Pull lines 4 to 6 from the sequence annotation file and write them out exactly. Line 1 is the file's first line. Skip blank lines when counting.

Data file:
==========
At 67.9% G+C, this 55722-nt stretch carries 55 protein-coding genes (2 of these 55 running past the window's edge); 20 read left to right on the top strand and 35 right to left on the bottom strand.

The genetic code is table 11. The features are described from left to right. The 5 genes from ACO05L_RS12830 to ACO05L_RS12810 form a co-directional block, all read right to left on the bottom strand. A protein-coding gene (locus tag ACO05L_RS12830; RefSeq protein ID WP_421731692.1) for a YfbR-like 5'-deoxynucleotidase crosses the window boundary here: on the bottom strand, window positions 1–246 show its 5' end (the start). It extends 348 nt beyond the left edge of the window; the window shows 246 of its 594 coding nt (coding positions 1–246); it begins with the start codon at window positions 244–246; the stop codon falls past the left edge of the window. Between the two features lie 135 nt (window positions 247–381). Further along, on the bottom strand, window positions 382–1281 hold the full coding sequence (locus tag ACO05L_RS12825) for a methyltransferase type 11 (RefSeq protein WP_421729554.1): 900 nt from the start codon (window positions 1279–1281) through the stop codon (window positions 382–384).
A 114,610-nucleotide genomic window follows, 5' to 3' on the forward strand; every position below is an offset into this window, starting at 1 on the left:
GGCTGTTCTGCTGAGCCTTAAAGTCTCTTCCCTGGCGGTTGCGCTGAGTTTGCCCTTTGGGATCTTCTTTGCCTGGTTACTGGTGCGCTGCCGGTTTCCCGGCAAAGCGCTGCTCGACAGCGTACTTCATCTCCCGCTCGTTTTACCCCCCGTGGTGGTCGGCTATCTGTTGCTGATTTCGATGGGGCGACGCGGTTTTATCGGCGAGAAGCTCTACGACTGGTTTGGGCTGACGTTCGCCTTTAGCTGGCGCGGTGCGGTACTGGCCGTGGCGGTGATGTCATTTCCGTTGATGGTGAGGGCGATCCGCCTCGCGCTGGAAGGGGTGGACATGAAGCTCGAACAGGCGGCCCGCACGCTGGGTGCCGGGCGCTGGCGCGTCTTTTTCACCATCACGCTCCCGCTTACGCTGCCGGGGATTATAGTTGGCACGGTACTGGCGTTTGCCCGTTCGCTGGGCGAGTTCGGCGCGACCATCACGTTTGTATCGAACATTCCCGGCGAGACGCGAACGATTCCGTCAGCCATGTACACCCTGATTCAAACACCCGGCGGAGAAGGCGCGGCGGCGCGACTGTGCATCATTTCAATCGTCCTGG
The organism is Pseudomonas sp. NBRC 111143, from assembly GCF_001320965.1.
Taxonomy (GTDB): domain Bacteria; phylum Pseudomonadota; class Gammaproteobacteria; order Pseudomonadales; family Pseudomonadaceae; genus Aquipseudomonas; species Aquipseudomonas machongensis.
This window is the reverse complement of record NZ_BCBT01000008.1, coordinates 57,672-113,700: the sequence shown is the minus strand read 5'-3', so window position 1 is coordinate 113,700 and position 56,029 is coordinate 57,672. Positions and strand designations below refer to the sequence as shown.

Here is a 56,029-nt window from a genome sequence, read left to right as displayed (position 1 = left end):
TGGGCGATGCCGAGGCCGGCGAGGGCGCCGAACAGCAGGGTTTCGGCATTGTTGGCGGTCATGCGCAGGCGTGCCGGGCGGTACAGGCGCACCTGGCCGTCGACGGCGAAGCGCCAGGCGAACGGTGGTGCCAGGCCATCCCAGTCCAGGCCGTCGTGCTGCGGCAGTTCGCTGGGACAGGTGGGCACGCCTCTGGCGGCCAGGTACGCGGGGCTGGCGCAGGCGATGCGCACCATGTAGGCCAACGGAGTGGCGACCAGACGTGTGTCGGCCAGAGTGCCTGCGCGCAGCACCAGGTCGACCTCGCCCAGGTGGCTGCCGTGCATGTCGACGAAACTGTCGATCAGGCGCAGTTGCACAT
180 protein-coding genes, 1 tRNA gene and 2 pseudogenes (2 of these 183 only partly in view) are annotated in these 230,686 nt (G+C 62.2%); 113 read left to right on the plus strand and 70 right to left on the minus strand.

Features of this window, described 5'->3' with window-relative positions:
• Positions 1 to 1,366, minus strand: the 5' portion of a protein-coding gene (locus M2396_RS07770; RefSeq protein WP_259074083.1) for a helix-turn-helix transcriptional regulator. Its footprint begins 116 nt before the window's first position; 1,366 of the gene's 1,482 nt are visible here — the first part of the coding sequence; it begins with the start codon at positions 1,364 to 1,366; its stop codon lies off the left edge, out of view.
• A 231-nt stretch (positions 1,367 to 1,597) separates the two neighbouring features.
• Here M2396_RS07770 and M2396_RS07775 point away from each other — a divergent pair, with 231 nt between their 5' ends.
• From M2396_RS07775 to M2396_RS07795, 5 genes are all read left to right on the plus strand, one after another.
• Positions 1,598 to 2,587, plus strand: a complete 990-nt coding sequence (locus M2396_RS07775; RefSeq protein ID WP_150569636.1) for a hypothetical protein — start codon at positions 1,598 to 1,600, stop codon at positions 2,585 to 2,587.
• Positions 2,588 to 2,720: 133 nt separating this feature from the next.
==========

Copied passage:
GGCTGTTCTGCTGAGCCTTAAAGTCTCTTCCCTGGCGGTTGCGCTGAGTTTGCCCTTTGGGATCTTCTTTGCCTGGTTACTGGTGCGCTGCCGGTTTCCCGGCAAAGCGCTGCTCGACAGCGTACTTCATCTCCCGCTCGTTTTACCCCCCGTGGTGGTCGGCTATCTGTTGCTGATTTCGATGGGGCGACGCGGTTTTATCGGCGAGAAGCTCTACGACTGGTTTGGGCTGACGTTCGCCTTTAGCTGGCGCGGTGCGGTACTGGCCGTGGCGGTGATGTCATTTCCGTTGATGGTGAGGGCGATCCGCCTCGCGCTGGAAGGGGTGGACATGAAGCTCGAACAGGCGGCCCGCACGCTGGGTGCCGGGCGCTGGCGCGTCTTTTTCACCATCACGCTCCCGCTTACGCTGCCGGGGATTATAGTTGGCACGGTACTGGCGTTTGCCCGTTCGCTGGGCGAGTTCGGCGCGACCATCACGTTTGTATCGAACATTCCCGGCGAGACGCGAACGATTCCGTCAGCCATGTACACCCTGATTCAAACACCCGGCGGAGAAGGCGCGGCGGCGCGACTGTGCATCATTTCAATCGTCCTGG
The organism is Pseudomonas sp. NBRC 111143, from assembly GCF_001320965.1.
Taxonomy (GTDB): domain Bacteria; phylum Pseudomonadota; class Gammaproteobacteria; order Pseudomonadales; family Pseudomonadaceae; genus Aquipseudomonas; species Aquipseudomonas machongensis.